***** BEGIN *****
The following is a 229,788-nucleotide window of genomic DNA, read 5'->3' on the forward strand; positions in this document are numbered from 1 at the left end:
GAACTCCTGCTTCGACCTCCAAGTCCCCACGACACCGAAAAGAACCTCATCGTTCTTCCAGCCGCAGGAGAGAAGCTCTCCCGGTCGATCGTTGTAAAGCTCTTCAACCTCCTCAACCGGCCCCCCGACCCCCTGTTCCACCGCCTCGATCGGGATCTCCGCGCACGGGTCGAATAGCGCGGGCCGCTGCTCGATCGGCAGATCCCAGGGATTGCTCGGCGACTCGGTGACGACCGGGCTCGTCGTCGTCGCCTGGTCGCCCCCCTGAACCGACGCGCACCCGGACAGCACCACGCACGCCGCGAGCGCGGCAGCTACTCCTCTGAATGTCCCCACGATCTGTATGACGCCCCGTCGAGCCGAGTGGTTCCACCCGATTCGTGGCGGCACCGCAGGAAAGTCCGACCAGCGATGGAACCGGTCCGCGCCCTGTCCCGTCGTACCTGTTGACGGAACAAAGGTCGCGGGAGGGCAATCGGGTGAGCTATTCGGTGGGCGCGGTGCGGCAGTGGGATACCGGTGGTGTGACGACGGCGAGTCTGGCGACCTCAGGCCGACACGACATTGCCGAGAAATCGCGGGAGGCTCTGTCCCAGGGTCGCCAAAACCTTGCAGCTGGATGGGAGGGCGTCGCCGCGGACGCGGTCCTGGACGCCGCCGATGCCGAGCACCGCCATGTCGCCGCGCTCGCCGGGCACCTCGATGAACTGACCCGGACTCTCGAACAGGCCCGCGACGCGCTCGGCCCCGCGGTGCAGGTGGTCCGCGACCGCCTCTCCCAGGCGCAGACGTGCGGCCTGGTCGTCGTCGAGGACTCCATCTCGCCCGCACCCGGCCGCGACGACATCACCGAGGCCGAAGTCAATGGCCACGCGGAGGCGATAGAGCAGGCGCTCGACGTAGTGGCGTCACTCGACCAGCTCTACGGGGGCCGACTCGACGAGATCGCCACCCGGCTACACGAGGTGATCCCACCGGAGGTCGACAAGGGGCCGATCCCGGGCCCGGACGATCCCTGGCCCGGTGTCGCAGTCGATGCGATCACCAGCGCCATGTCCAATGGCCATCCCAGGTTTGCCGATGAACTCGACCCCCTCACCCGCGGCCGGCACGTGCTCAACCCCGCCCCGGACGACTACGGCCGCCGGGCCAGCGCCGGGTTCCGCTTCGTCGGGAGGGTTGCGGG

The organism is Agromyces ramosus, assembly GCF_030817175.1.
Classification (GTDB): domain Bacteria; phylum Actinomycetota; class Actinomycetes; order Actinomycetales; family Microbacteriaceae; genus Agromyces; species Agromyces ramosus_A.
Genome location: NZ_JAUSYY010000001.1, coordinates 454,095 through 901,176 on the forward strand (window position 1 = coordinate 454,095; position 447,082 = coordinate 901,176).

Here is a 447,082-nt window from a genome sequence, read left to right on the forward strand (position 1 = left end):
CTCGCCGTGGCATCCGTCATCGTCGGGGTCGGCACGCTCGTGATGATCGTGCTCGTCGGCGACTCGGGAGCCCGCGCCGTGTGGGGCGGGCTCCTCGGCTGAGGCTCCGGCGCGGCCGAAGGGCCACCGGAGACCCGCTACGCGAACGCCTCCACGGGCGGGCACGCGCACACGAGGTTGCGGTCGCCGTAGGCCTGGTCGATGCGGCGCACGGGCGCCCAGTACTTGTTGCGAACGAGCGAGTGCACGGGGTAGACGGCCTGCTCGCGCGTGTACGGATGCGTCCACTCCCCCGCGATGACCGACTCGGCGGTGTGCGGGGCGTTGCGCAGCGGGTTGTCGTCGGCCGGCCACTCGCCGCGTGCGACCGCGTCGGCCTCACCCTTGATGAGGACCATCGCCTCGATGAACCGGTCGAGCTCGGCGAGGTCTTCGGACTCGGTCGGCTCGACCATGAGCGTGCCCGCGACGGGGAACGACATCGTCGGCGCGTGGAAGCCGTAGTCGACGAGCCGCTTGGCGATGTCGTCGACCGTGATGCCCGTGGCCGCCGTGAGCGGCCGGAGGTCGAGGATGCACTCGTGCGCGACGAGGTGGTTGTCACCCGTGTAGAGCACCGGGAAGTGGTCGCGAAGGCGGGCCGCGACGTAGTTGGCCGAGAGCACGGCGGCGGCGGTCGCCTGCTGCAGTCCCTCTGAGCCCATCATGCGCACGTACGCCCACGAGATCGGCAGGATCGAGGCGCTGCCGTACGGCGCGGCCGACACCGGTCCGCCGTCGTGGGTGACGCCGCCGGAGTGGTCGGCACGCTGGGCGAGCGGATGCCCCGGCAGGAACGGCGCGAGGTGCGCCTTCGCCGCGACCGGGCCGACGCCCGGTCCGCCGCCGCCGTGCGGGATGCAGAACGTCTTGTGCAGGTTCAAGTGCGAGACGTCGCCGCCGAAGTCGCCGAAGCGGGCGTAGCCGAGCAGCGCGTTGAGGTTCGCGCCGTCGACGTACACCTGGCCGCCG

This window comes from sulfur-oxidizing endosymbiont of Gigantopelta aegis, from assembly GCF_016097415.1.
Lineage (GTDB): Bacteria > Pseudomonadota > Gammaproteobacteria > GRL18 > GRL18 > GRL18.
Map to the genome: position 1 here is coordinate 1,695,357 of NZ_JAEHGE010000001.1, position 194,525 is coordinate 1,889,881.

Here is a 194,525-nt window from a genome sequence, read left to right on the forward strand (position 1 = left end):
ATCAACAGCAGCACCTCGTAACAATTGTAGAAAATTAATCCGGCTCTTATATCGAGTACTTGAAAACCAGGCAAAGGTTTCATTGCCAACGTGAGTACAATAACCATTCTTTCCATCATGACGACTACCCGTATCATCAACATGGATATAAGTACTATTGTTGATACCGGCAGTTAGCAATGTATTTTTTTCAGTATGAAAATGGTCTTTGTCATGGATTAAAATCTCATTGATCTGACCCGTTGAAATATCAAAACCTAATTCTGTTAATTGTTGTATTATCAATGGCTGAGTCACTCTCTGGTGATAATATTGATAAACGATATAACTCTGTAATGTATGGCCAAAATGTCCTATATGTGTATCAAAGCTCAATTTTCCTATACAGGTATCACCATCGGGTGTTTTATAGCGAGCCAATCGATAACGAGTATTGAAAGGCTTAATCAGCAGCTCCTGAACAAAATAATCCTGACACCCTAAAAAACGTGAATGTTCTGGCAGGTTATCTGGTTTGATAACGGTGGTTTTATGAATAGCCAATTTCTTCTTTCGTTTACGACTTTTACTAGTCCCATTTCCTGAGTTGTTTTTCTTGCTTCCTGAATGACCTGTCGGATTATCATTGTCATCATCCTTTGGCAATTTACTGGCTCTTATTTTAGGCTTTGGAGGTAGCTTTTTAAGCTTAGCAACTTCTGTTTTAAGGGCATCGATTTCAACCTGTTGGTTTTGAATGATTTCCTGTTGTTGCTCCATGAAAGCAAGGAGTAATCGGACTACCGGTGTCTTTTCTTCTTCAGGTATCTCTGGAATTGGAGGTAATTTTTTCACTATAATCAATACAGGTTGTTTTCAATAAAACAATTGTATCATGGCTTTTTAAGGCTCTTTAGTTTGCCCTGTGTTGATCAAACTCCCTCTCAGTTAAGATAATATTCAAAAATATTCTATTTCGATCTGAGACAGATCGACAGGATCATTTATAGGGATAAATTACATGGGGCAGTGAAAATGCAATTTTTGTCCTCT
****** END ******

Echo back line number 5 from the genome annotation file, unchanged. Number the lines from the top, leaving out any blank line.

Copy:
Genome location: NZ_JAUSYY010000001.1, coordinates 454,095 through 901,176 on the forward strand (window position 1 = coordinate 454,095; position 447,082 = coordinate 901,176).